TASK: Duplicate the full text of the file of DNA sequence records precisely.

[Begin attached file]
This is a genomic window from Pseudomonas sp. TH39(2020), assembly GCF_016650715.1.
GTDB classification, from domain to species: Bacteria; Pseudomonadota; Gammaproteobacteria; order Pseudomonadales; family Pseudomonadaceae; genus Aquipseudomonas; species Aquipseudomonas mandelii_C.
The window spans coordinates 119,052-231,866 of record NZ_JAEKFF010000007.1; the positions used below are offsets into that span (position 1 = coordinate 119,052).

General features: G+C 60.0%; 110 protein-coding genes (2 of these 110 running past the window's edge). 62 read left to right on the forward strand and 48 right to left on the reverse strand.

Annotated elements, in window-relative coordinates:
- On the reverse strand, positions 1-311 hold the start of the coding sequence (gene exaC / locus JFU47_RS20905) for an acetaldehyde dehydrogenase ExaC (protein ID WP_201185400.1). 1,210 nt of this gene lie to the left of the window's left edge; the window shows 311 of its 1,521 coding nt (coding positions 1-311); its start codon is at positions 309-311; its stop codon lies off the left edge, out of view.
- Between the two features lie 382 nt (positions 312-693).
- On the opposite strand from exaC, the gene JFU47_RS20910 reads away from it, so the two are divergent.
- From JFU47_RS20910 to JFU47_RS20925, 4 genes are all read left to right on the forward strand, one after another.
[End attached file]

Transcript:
This is a genomic window from Pseudomonas sp. TH39(2020), assembly GCF_016650715.1.
GTDB classification, from domain to species: Bacteria; Pseudomonadota; Gammaproteobacteria; order Pseudomonadales; family Pseudomonadaceae; genus Aquipseudomonas; species Aquipseudomonas mandelii_C.
The window spans coordinates 119,052-231,866 of record NZ_JAEKFF010000007.1; the positions used below are offsets into that span (position 1 = coordinate 119,052).

General features: G+C 60.0%; 110 protein-coding genes (2 of these 110 running past the window's edge). 62 read left to right on the forward strand and 48 right to left on the reverse strand.

Annotated elements, in window-relative coordinates:
- On the reverse strand, positions 1-311 hold the start of the coding sequence (gene exaC / locus JFU47_RS20905) for an acetaldehyde dehydrogenase ExaC (protein ID WP_201185400.1). 1,210 nt of this gene lie to the left of the window's left edge; the window shows 311 of its 1,521 coding nt (coding positions 1-311); its start codon is at positions 309-311; its stop codon lies off the left edge, out of view.
- Between the two features lie 382 nt (positions 312-693).
- On the opposite strand from exaC, the gene JFU47_RS20910 reads away from it, so the two are divergent.
- From JFU47_RS20910 to JFU47_RS20925, 4 genes are all read left to right on the forward strand, one after another.